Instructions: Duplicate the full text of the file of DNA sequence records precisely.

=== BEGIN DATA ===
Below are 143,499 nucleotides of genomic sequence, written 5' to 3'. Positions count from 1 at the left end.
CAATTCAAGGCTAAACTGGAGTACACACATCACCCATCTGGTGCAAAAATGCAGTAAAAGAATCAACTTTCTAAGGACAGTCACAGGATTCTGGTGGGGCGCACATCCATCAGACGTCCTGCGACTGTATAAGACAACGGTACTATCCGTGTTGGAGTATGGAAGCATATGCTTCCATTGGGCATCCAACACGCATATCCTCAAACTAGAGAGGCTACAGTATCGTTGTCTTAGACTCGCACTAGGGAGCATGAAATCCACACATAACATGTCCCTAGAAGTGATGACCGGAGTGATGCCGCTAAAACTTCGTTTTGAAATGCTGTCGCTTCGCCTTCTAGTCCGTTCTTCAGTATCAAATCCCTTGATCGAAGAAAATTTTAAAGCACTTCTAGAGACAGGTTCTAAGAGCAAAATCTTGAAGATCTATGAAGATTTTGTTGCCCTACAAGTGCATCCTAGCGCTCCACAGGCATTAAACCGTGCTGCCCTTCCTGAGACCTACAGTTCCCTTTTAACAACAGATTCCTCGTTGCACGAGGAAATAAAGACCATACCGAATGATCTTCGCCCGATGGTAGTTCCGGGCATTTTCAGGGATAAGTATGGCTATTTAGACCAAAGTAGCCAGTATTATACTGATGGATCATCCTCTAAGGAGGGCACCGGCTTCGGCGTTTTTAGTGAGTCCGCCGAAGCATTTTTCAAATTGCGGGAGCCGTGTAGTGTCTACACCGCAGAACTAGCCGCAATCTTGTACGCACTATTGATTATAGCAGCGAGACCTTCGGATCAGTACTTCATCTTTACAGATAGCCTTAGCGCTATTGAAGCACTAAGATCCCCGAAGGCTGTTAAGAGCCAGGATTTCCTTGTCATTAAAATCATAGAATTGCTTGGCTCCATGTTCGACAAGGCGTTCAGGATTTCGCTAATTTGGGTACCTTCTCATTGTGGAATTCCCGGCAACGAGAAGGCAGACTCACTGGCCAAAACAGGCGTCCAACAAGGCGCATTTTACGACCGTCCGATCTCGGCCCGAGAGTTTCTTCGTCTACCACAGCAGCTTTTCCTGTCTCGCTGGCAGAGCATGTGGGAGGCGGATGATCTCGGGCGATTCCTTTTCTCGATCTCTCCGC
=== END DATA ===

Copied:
Below are 143,499 nucleotides of genomic sequence, written 5' to 3'. Positions count from 1 at the left end.
CAATTCAAGGCTAAACTGGAGTACACACATCACCCATCTGGTGCAAAAATGCAGTAAAAGAATCAACTTTCTAAGGACAGTCACAGGATTCTGGTGGGGCGCACATCCATCAGACGTCCTGCGACTGTATAAGACAACGGTACTATCCGTGTTGGAGTATGGAAGCATATGCTTCCATTGGGCATCCAACACGCATATCCTCAAACTAGAGAGGCTACAGTATCGTTGTCTTAGACTCGCACTAGGGAGCATGAAATCCACACATAACATGTCCCTAGAAGTGATGACCGGAGTGATGCCGCTAAAACTTCGTTTTGAAATGCTGTCGCTTCGCCTTCTAGTCCGTTCTTCAGTATCAAATCCCTTGATCGAAGAAAATTTTAAAGCACTTCTAGAGACAGGTTCTAAGAGCAAAATCTTGAAGATCTATGAAGATTTTGTTGCCCTACAAGTGCATCCTAGCGCTCCACAGGCATTAAACCGTGCTGCCCTTCCTGAGACCTACAGTTCCCTTTTAACAACAGATTCCTCGTTGCACGAGGAAATAAAGACCATACCGAATGATCTTCGCCCGATGGTAGTTCCGGGCATTTTCAGGGATAAGTATGGCTATTTAGACCAAAGTAGCCAGTATTATACTGATGGATCATCCTCTAAGGAGGGCACCGGCTTCGGCGTTTTTAGTGAGTCCGCCGAAGCATTTTTCAAATTGCGGGAGCCGTGTAGTGTCTACACCGCAGAACTAGCCGCAATCTTGTACGCACTATTGATTATAGCAGCGAGACCTTCGGATCAGTACTTCATCTTTACAGATAGCCTTAGCGCTATTGAAGCACTAAGATCCCCGAAGGCTGTTAAGAGCCAGGATTTCCTTGTCATTAAAATCATAGAATTGCTTGGCTCCATGTTCGACAAGGCGTTCAGGATTTCGCTAATTTGGGTACCTTCTCATTGTGGAATTCCCGGCAACGAGAAGGCAGACTCACTGGCCAAAACAGGCGTCCAACAAGGCGCATTTTACGACCGTCCGATCTCGGCCCGAGAGTTTCTTCGTCTACCACAGCAGCTTTTCCTGTCTCGCTGGCAGAGCATGTGGGAGGCGGATGATCTCGGGCGATTCCTTTTCTCGATCTCTCCGC